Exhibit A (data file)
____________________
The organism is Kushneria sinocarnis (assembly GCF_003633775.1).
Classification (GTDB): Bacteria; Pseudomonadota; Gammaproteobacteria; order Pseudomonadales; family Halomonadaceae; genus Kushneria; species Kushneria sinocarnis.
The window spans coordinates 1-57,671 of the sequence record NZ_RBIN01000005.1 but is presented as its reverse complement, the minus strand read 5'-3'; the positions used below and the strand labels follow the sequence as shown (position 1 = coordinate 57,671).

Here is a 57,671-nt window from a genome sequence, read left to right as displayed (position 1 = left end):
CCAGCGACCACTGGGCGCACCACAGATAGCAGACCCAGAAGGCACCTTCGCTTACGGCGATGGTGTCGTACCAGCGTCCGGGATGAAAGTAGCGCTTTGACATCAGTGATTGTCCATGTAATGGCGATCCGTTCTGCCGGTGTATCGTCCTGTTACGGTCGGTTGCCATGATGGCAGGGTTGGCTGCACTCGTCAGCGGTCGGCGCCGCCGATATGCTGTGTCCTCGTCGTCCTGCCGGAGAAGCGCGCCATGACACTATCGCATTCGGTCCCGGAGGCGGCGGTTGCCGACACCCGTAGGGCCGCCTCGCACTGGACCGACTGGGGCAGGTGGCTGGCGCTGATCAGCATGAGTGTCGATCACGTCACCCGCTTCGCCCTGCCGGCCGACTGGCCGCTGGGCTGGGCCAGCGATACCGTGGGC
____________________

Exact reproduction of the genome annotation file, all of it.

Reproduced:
The organism is Kushneria sinocarnis (assembly GCF_003633775.1).
Classification (GTDB): Bacteria; Pseudomonadota; Gammaproteobacteria; order Pseudomonadales; family Halomonadaceae; genus Kushneria; species Kushneria sinocarnis.
The window spans coordinates 1-57,671 of the sequence record NZ_RBIN01000005.1 but is presented as its reverse complement, the minus strand read 5'-3'; the positions used below and the strand labels follow the sequence as shown (position 1 = coordinate 57,671).

Here is a 57,671-nt window from a genome sequence, read left to right as displayed (position 1 = left end):
CCAGCGACCACTGGGCGCACCACAGATAGCAGACCCAGAAGGCACCTTCGCTTACGGCGATGGTGTCGTACCAGCGTCCGGGATGAAAGTAGCGCTTTGACATCAGTGATTGTCCATGTAATGGCGATCCGTTCTGCCGGTGTATCGTCCTGTTACGGTCGGTTGCCATGATGGCAGGGTTGGCTGCACTCGTCAGCGGTCGGCGCCGCCGATATGCTGTGTCCTCGTCGTCCTGCCGGAGAAGCGCGCCATGACACTATCGCATTCGGTCCCGGAGGCGGCGGTTGCCGACACCCGTAGGGCCGCCTCGCACTGGACCGACTGGGGCAGGTGGCTGGCGCTGATCAGCATGAGTGTCGATCACGTCACCCGCTTCGCCCTGCCGGCCGACTGGCCGCTGGGCTGGGCCAGCGATACCGTGGGC